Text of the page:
How would you evaluate the following the indefinite integral? (use C for the constant integration)

$\int {e}^{x} \sqrt{\left(41 + {e}^{x}\right)} \mathrm{dx}$

May 12, 2018

$\int {e}^{x} \sqrt{41 + {e}^{x}} \mathrm{dx} = \frac{2}{3} {\left(41 + {e}^{x}\right)}^{\frac{3}{2}} + C$

Explanation:

This can be solved using a $u -$substitution.

Let $u = 41 + {e}^{x}$

Calculating its differential, we get

$\frac{\mathrm{du}}{\mathrm{dx}} = {e}^{x}$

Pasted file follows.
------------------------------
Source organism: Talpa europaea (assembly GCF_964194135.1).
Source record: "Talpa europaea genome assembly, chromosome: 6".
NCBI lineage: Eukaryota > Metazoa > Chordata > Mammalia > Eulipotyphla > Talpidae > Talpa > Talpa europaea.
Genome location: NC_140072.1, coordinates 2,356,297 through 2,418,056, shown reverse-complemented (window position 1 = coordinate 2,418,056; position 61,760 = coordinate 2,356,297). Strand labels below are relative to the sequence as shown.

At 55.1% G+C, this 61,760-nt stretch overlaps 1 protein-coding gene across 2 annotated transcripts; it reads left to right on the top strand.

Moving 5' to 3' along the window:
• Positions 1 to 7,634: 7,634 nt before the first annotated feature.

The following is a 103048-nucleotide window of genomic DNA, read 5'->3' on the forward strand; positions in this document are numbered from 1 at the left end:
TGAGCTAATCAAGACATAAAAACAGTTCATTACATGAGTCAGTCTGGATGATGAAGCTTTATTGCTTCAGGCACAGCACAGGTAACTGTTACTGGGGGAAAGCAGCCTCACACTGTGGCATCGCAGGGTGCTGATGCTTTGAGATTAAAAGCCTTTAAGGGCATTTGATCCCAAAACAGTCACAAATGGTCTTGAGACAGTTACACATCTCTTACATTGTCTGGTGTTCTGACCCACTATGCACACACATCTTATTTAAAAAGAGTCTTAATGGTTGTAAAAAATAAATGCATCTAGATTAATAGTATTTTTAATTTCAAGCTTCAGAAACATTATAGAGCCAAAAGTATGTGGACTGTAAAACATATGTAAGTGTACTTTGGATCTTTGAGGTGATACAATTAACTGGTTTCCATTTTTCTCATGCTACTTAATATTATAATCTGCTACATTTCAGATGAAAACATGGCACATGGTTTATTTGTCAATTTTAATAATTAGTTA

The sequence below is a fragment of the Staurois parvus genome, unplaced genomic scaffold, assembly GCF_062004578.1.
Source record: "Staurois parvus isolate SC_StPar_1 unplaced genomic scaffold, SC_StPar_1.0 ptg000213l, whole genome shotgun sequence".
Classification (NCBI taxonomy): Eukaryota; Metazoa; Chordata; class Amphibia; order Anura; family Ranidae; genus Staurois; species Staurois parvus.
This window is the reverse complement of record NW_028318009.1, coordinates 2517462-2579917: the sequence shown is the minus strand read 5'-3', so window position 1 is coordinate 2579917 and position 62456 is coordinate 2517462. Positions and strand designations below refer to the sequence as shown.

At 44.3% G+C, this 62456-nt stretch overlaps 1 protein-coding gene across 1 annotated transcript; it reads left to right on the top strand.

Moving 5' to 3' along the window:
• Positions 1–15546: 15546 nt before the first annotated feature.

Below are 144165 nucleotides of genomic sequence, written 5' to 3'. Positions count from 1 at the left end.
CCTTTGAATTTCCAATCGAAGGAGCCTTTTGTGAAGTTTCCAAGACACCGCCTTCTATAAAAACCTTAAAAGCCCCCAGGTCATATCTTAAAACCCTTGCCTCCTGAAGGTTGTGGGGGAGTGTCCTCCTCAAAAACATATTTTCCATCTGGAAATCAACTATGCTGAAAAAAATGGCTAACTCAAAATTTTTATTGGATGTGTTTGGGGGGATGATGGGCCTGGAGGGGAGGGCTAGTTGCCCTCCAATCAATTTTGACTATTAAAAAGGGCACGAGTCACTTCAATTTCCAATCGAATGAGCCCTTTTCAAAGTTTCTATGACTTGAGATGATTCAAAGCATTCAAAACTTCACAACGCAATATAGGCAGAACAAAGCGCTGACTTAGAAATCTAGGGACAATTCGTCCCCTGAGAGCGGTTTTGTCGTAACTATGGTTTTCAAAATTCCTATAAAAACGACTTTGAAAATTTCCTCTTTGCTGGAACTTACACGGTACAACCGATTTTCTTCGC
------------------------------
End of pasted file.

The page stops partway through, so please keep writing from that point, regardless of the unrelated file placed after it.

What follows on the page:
$\mathrm{du} = {e}^{x} \mathrm{dx}$

And this differential $\mathrm{du}$ does show up in our integral $\int \textcolor{red}{{e}^{x}} \sqrt{41 + {e}^{x}} \textcolor{red}{\mathrm{dx}}$, so the substitution is valid.

Rewriting with the substitution, we get

$\int \sqrt{u} \mathrm{du} = \int {u}^{\frac{1}{2}} \mathrm{du} = \frac{2}{3} {u}^{\frac{3}{2}} + C$

Rewriting in terms of $x$, we get

$\int {e}^{x} \sqrt{41 + {e}^{x}} \mathrm{dx} = \frac{2}{3} {\left(41 + {e}^{x}\right)}^{\frac{3}{2}} + C$